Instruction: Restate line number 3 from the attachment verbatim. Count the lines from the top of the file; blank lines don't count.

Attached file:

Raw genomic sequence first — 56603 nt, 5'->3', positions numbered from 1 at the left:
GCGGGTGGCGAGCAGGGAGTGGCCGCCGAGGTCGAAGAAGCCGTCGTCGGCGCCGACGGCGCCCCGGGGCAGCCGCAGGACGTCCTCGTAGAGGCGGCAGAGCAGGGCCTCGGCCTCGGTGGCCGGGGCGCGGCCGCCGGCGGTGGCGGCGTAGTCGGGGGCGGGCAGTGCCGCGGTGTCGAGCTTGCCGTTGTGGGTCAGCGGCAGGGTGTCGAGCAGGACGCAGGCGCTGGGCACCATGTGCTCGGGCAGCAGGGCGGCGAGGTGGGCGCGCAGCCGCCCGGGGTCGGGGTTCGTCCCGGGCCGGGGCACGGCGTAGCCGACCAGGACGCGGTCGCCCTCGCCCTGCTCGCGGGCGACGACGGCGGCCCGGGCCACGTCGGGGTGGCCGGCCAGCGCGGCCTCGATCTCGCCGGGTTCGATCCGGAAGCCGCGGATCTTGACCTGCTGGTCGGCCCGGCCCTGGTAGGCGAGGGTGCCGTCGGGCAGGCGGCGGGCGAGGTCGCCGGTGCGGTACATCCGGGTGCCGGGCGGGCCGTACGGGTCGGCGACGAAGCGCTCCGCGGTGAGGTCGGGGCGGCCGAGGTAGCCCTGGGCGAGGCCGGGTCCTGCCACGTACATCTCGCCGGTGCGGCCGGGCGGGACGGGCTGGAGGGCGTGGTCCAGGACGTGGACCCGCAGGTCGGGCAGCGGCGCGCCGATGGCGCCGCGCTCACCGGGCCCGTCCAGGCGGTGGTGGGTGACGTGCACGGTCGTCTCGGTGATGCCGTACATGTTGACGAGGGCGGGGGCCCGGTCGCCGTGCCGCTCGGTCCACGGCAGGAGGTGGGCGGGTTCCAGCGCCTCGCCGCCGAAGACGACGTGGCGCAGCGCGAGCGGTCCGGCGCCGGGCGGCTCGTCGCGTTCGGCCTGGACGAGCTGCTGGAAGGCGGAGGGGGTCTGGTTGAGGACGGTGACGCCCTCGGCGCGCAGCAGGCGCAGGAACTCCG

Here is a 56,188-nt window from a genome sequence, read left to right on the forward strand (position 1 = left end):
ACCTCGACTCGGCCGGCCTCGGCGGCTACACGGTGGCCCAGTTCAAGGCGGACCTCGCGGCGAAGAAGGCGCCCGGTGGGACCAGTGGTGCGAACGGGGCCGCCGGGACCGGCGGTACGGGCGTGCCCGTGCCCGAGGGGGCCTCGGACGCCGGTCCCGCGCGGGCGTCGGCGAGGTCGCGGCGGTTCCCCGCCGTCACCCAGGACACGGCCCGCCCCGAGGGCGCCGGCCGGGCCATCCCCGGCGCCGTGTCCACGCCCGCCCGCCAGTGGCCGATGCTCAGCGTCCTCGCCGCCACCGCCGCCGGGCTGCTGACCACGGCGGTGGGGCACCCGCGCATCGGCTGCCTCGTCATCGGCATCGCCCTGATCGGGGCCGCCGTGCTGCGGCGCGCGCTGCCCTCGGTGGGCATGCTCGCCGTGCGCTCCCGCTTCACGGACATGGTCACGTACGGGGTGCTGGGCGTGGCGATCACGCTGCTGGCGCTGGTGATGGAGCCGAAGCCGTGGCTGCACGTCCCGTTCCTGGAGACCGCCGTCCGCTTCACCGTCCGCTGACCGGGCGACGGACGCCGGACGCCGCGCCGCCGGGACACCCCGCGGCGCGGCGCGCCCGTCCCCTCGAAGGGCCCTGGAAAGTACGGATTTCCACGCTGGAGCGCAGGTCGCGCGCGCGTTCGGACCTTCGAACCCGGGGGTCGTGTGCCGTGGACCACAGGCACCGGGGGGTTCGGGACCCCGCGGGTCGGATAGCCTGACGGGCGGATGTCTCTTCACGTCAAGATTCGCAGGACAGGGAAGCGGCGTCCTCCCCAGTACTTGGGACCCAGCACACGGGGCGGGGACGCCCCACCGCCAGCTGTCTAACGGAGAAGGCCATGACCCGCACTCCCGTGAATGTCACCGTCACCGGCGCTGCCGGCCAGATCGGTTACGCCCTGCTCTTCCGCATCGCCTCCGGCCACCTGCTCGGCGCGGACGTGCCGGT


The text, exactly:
Here is a 56,188-nt window from a genome sequence, read left to right on the forward strand (position 1 = left end):